Kang scores meetings with Biden allies in Washington

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Kang scores meetings with Biden allies in Washington

Korean Foreign Minister Kang Kyung-wha, left, bumps elbows with Democratic Sen. Chris Coons of Delaware in Washington Tuesday. During her four-day trip, Kang reached out to allies of U.S. President-elect Joe Biden to explain Seoul’s positions on North Korea and alliance matters. [FOREIGN MINISTRY]

Korean Foreign Minister Kang Kyung-wha, left, bumps elbows with Democratic Sen. Chris Coons of Delaware in Washington Tuesday. During her four-day trip, Kang reached out to allies of U.S. President-elect Joe Biden to explain Seoul’s positions on North Korea and alliance matters. [FOREIGN MINISTRY]

 
Korean Foreign Minister Kang Kyung-wha said Tuesday she met with figures known to be close to U.S. President-elect Joe Biden in Washington and emphasized that the North Korea denuclearization negotiations should be an issue prioritized by the new administration.
 
Kang met with a series of scholars at think tanks and congressmen as part of her outreach to the Biden campaign, including Democratic senators Chris Coons of Delaware and Chris Murphy of Connecticut, and John Allen, president of the Washington-based Brookings Institute.
 
Coons, who hails from Biden’s home state and is known for his extensive foreign policy experience, has been floated as a possible U.S. secretary of state in the new administration. Murphy, a member of the Senate Foreign Relations Committee, is another U.S. top envoy contender.
 
Kang said she explained to the senators the Korean government’s desire to advance the Seoul-Washington alliance and vision to completely denuclearize and establish a permanent peace on the Korean Peninsula, alongside other key issues.
 
Allen, a retired U.S. Marine Corps four-star general and a special presidential envoy for the Global Coalition to counter the Islamic State of Iraq and the Levant (ISIL) under the Barack Obama administration, is reported to have advised Biden on foreign affairs and security policy.
 
Kang told reporters that Allen “said he would convey our government’s position on the Korean peace process and on key alliance issues to the president-elect’s side.”
 
She added, “As we have experience in the past of a Democratic administration closely cooperating with our government for peace on the Korean Peninsula, we look forward to Korea and the United States working together after the launch of the Biden administration.”
 
In the four-day trip that concludes Wednesday, Kang held talks with U.S. Secretary of State Mike Pompeo and White House National Security Adviser Robert O'Brien Monday and held a press conference with correspondents at the Korean Embassy in Washington Tuesday.  
 
Kang also met with Republican Sen. Jim Risch of Idaho, the chair of the Senate Foreign Relations Committee, and Democratic Sen. Bob Menendez of New Jersey, a ranking member of the committee who has been vocal over the years on North Korea issues and is close to the Korean-American community.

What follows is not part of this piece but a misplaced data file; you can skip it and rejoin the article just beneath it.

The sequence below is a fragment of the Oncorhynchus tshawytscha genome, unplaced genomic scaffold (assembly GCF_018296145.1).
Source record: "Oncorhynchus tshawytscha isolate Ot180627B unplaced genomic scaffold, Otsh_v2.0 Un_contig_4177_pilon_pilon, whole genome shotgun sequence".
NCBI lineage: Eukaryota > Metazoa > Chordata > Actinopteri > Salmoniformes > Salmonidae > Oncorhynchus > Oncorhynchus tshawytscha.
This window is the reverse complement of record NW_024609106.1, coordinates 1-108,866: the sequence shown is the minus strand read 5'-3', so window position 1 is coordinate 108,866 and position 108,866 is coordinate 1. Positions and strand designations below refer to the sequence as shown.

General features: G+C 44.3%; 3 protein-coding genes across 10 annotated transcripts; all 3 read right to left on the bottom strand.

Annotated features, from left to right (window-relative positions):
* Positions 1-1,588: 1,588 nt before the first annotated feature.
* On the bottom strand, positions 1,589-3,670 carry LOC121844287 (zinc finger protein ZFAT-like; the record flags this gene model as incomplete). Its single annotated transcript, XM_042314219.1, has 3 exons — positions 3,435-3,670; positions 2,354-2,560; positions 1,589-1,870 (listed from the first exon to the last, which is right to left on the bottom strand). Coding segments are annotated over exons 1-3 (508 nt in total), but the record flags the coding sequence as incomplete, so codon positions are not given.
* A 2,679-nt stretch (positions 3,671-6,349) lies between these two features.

President Moon Jae-in on Sunday congratulated President-elect Biden and Vice President-elect Kamala Harris on their election victory through Twitter, writing: “Our alliance is strong and the bond between our two countries is rock-solid,” and expressed “great expectations of advancing and opening up the future development of our bilateral relations.”
 
The Blue House said Wednesday that it is working to arrange Moon’s first phone conversation with Biden on Thursday.  
 
A Blue House official said, “We are coordinating a schedule so that they can have phone talk tomorrow.”
 
Biden had a series of phone conversations with British, French and German leaders on Tuesday. Japanese media said Japanese Prime Minister Yoshihide Suga is planning to have talk on the phone with Biden on Thursday.
 
Ahead of his planned phone talk with Biden, Moon had a two-hour working luncheon with his special advisers and foreign affairs experts.
 
According to the Blue House, Moon listened to their recommendations for the administration’s foreign affairs and national security policy with the incoming U.S. administration.
 
Chung Eui-yong, former national security office director, and Im Jong-seok, former presidential chief of staff, attended the meeting. The two are currently serving as Moon’s special advisers.
 
Former Korean ambassadors to the United States Ahn Ho-young and Cho Yoon-je joined the luncheon, as well as Seoul National University Professors Emeritus Chang Dal-Joong and Ha Young-sun.  
 
According to the Blue House, the participants discussed efforts to expand global cooperation to counter the Covid-19 pandemic and climate change. They also discussed ways to accomplish North Korean denuclearization.
 
BY SARAH KIM, SER MYO-JA   [kim.sarah@joongang.co.kr]

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